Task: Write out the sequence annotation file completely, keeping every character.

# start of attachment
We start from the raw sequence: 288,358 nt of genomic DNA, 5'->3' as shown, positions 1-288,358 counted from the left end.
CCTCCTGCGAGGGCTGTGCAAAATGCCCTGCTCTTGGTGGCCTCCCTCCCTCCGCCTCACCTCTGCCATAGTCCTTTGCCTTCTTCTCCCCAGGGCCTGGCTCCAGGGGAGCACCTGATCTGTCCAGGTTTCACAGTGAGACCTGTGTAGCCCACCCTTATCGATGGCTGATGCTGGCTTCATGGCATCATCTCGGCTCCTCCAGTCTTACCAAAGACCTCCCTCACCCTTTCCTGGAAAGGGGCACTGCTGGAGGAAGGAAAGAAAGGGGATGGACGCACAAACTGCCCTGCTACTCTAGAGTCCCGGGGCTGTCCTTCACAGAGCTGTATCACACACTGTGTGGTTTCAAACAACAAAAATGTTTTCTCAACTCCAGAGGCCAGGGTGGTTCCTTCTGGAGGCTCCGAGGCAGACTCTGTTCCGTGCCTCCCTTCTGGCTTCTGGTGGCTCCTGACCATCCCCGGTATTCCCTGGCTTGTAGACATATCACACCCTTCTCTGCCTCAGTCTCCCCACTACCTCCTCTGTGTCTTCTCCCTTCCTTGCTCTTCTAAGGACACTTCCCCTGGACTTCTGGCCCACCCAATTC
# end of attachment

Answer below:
We start from the raw sequence: 288,358 nt of genomic DNA, 5'->3' as shown, positions 1-288,358 counted from the left end.
CCTCCTGCGAGGGCTGTGCAAAATGCCCTGCTCTTGGTGGCCTCCCTCCCTCCGCCTCACCTCTGCCATAGTCCTTTGCCTTCTTCTCCCCAGGGCCTGGCTCCAGGGGAGCACCTGATCTGTCCAGGTTTCACAGTGAGACCTGTGTAGCCCACCCTTATCGATGGCTGATGCTGGCTTCATGGCATCATCTCGGCTCCTCCAGTCTTACCAAAGACCTCCCTCACCCTTTCCTGGAAAGGGGCACTGCTGGAGGAAGGAAAGAAAGGGGATGGACGCACAAACTGCCCTGCTACTCTAGAGTCCCGGGGCTGTCCTTCACAGAGCTGTATCACACACTGTGTGGTTTCAAACAACAAAAATGTTTTCTCAACTCCAGAGGCCAGGGTGGTTCCTTCTGGAGGCTCCGAGGCAGACTCTGTTCCGTGCCTCCCTTCTGGCTTCTGGTGGCTCCTGACCATCCCCGGTATTCCCTGGCTTGTAGACATATCACACCCTTCTCTGCCTCAGTCTCCCCACTACCTCCTCTGTGTCTTCTCCCTTCCTTGCTCTTCTAAGGACACTTCCCCTGGACTTCTGGCCCACCCAATTC